Godspeed You! Black Emperor last released an album in 2002, and while Mogwai remains a going concern, 2003’s Happy Songs for Happy People was the last album that was the product of addition to, as opposed to refinement of, the band’s repertoire. This timeline is relevant to Margins, the instrumental debut by the Australian collective of the same name, because the aforementioned bands are largely responsible for establishing the clichés Margins explicitly set out to avoid. Thus the challenge for Margins is a two-step process: identify post-rock’s clichéd strategies and structures, and then create music that paradoxically transcends the genre’s trappings by employing selective abstinence.
It is no surprise that Margins only partially succeeds. Indeed, this project was nearly shelved as “too hard,” a truism a half-decade short on innovation consistently reinforces. Margins fails at both of the above stages: Margins identify some clichés only to overlook others while also merely blunting the bombastic techniques they were to completely shun. For example, GY!BE surely came to be defined by tension and release, however their demise was brought about by the abandonment of ingredients such as noise, found sound, and spoken word, not predictability. Mogwai’s plateau is defined less by redundancy than it is by inferior execution. By misidentifying structure as the genre’s primary fault, Margins devotes an insufficient amount of attention to style, which hinders their attempt to substitute innovation for cliché.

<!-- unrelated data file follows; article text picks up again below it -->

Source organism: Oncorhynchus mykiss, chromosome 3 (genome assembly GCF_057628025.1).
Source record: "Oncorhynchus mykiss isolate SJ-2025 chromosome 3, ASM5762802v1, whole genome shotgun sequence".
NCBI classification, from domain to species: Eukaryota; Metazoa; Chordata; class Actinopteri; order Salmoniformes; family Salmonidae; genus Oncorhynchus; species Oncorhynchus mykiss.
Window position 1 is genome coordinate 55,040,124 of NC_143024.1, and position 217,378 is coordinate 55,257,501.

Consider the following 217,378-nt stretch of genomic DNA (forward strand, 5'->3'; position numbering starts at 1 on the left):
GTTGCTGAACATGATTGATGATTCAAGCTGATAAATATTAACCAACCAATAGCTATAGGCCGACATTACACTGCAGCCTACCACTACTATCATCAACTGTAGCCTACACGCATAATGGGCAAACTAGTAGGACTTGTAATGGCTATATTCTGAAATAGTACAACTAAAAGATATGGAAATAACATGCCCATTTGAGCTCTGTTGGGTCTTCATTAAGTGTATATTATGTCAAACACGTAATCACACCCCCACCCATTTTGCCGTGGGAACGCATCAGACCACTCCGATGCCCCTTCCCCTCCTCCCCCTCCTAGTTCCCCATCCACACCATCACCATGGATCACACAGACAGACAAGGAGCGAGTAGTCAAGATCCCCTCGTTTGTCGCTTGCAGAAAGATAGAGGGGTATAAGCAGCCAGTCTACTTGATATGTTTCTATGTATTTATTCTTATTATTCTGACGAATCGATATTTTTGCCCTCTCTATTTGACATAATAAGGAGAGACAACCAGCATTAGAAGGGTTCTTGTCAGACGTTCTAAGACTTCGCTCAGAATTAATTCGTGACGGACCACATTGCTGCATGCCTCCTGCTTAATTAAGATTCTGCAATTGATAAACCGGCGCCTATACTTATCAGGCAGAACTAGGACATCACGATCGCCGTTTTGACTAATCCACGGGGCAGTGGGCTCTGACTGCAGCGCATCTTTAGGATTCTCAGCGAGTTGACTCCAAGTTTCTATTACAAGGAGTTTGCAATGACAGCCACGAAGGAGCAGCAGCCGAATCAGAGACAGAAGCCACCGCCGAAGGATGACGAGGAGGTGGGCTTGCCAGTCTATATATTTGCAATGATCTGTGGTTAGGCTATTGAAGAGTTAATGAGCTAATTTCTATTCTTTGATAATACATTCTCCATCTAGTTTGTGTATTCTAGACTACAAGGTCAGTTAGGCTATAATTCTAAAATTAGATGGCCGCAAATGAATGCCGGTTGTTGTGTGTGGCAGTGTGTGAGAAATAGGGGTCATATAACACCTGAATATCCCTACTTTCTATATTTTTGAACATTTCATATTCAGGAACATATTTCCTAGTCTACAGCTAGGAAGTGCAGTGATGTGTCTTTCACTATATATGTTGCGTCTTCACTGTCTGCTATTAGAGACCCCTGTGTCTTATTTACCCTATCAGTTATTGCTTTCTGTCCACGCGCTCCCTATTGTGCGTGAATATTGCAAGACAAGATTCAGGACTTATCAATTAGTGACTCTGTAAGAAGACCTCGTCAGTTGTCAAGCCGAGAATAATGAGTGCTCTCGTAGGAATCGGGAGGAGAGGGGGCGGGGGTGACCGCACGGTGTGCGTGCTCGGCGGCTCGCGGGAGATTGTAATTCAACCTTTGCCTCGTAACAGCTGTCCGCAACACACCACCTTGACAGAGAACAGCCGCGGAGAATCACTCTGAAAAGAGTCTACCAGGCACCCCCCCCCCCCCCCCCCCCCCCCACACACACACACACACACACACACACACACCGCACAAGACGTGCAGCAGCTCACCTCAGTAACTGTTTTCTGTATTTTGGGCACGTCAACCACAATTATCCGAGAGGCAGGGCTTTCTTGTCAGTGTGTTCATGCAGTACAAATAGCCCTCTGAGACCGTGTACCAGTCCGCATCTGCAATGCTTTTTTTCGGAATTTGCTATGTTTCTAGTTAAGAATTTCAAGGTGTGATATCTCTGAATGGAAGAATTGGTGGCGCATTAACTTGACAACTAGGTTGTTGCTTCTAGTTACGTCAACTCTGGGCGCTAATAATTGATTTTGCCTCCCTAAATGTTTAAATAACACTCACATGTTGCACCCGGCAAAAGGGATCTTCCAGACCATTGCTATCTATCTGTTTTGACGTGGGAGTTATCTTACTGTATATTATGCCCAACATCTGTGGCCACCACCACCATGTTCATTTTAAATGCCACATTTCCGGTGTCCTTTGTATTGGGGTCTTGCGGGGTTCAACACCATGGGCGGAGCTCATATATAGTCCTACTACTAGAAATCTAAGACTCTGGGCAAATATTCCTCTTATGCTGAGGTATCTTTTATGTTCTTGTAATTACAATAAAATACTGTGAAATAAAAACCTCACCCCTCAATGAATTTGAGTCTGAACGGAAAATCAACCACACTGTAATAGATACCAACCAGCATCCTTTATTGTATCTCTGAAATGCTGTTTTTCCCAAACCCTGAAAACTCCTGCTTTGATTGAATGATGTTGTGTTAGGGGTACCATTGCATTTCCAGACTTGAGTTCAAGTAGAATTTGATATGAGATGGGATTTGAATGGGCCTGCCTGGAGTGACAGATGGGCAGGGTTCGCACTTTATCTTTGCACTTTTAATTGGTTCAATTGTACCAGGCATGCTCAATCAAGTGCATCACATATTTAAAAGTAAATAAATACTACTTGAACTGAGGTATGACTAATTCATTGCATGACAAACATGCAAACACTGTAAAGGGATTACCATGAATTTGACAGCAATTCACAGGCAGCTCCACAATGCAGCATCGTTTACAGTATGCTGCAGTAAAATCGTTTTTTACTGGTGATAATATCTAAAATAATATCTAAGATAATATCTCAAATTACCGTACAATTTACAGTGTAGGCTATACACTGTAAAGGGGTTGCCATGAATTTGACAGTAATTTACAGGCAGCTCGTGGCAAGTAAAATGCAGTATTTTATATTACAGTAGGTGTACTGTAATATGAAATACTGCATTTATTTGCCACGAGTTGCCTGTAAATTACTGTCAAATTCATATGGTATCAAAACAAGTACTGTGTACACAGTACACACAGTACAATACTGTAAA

Clearly GY!BE and Mogwai are personae non gratae, but Margins betrays an affinity for the third pillar in the post-rock Holy Trinity: Tortoise. Margins’ penchant for mid-to-slow tempo grounded by tentative, repetitive development of melodic themes strongly resembles Tortoise’s 2004 finale It’s All Around You. Just as a lack of dynamism sunk that album, Margins’ superb musicianship is burdened by a static tediousness. This is unfortunate because the little differences are so fresh; a smooth twang replaces Tortoise’s jazzy flourishes to great effect, just as the juxtaposition of subtle guitar slides and patient vamping with crisp symbol work ably accentuates textural definition while providing melodic clarity. Should Margins reconvene for a sequel, they would be advised to discard their concerns about genre and play to their obvious strengths.